Tuesday, March 22, 2005

Norway: Royal lineage doubts debunked

A historian at the University of Oslo is throwing cold water on another author's theory that Norway's King Haakon wasn't the biological father of his son Olav. He has few doubts over the Norwegian royal lineage. Bomann-Larsen notes in his book that there was intense speculation in the early 1900s over the parentage of the little boy who became Norway's King Olav V. Prince Carl and Princess Maud of Denmark (who later became King Haakon and Queen Maud of Norway) had been childless for years before the boy was born and top Norwegian officials later probed (and dashed) persistent rumors that Prince Carl was homosexual.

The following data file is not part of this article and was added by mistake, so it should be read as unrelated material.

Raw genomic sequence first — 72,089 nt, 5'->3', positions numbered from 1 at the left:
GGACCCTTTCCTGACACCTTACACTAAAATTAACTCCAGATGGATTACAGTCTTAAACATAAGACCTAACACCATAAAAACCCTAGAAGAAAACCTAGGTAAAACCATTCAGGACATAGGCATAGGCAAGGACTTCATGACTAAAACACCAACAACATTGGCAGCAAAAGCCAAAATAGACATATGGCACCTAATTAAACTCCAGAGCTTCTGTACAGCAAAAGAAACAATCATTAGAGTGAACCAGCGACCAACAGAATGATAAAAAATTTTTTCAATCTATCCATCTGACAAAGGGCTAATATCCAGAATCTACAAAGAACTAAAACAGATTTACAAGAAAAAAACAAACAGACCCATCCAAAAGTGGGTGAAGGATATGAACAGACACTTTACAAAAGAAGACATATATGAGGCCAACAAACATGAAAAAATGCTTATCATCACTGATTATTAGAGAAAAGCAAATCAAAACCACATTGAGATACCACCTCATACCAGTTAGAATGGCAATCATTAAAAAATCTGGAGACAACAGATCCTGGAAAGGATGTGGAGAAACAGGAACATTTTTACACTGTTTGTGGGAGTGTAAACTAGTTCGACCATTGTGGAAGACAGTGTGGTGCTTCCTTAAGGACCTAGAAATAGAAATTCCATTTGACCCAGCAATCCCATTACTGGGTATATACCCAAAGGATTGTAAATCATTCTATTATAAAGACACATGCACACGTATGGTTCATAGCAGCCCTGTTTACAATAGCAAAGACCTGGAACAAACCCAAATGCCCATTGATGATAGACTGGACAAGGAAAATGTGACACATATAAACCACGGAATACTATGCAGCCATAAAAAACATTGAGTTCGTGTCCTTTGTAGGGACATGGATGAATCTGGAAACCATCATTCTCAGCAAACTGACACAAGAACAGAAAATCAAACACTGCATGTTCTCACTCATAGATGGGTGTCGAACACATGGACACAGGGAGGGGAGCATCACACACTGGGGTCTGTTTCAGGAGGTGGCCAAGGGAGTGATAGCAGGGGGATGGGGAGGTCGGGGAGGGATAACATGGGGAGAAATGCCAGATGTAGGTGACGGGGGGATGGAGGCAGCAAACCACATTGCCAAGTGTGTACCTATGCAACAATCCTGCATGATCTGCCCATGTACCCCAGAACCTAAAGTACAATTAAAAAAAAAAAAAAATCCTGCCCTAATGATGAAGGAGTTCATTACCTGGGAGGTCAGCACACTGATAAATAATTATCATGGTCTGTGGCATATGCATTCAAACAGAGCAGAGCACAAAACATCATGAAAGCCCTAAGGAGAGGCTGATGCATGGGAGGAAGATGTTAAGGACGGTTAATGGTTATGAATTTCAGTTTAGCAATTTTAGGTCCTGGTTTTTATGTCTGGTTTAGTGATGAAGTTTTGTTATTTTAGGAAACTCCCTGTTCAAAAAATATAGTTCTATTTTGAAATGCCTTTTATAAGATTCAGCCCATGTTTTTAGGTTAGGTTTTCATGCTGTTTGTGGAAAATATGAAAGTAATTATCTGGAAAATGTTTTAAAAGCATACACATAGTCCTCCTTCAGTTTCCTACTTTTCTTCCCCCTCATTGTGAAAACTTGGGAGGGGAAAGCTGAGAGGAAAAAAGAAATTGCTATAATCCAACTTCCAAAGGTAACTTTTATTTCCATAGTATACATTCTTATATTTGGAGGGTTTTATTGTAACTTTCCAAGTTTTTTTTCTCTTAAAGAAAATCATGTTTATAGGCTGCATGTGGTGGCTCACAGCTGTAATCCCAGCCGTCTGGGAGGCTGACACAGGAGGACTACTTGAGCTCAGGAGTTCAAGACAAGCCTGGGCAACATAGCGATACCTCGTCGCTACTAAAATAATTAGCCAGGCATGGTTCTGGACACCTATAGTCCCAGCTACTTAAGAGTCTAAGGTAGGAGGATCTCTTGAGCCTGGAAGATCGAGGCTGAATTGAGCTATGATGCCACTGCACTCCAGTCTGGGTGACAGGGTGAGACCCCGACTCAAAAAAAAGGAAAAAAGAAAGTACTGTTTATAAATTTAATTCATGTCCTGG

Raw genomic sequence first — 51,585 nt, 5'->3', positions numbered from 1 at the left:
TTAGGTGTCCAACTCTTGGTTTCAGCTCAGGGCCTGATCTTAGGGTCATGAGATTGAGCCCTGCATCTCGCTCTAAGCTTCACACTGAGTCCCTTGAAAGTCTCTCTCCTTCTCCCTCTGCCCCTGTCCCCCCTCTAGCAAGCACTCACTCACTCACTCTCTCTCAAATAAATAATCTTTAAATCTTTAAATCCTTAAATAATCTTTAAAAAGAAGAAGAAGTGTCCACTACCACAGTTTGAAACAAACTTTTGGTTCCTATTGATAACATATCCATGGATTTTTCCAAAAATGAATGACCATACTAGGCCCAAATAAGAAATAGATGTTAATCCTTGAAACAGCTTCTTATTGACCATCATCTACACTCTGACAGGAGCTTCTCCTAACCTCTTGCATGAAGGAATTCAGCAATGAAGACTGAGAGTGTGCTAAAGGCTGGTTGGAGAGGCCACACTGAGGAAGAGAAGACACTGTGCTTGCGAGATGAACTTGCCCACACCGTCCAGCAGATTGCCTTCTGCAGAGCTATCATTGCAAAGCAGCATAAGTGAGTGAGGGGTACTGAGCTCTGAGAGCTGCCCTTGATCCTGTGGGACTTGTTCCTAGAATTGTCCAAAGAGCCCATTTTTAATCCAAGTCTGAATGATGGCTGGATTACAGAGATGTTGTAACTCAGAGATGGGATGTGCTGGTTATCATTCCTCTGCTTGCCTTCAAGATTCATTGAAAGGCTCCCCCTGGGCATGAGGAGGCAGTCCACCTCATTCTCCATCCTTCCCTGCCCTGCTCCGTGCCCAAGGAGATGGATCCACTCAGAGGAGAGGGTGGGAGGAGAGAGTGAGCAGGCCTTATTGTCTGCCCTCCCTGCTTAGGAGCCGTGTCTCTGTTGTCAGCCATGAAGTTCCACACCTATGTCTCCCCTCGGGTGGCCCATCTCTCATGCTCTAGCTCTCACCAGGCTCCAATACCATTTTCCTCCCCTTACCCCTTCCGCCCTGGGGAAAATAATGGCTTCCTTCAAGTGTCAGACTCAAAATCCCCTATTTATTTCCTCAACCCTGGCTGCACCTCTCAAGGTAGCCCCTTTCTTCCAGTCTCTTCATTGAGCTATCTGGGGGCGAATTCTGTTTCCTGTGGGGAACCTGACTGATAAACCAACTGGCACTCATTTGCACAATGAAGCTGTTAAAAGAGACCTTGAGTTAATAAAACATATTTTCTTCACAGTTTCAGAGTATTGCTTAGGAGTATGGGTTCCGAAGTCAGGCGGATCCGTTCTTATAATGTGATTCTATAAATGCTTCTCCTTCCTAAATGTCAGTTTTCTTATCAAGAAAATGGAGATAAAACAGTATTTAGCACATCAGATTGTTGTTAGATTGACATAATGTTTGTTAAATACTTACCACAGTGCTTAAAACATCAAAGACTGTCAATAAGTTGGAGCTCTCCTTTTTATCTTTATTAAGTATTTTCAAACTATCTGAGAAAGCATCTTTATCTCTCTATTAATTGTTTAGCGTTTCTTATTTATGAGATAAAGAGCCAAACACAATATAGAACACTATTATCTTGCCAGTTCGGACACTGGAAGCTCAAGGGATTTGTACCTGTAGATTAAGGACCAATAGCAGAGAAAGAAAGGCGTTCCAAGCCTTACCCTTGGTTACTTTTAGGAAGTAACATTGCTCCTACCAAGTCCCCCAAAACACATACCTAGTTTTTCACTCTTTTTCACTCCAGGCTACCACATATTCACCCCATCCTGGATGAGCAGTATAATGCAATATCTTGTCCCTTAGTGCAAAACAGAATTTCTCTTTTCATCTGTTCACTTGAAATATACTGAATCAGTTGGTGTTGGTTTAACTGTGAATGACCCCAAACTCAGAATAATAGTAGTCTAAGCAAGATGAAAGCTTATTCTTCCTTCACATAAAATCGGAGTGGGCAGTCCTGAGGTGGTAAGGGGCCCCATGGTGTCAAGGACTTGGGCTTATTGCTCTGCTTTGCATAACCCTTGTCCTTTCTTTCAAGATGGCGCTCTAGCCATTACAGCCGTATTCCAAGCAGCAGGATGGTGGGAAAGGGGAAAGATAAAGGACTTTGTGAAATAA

Bomann-Larsen tracked records of a lengthy and secret stay by Princess Maud at a private clinic in London in the autumn before the baby was born in July of the following year. A physical separation between Maud and Prince Carl at the time raised questions, Bomann-Larsen argues, over whether Prince Carl could have fathered the child. Instead, the author raises the possibility that Maud's doctor succeeded in an early form of artificial insemination, resulting in the birth of Olav the next summer. The family of three later moved to Norway to take over as the country's first modern royal family after Norway won sovereignty in 1905, something that never would have happened if they hadn't had a royal heir. Storsveen, however, claims he can't find adequate sourcing for Bomann-Larsen's "hypothesis" that Olav wasn't the son of King Haakon. "King Olav's descendants can take it easy," Storsveen says, referring to today's royal family in Norway, and adding that Bomann-Larsen's claims lack credibility.


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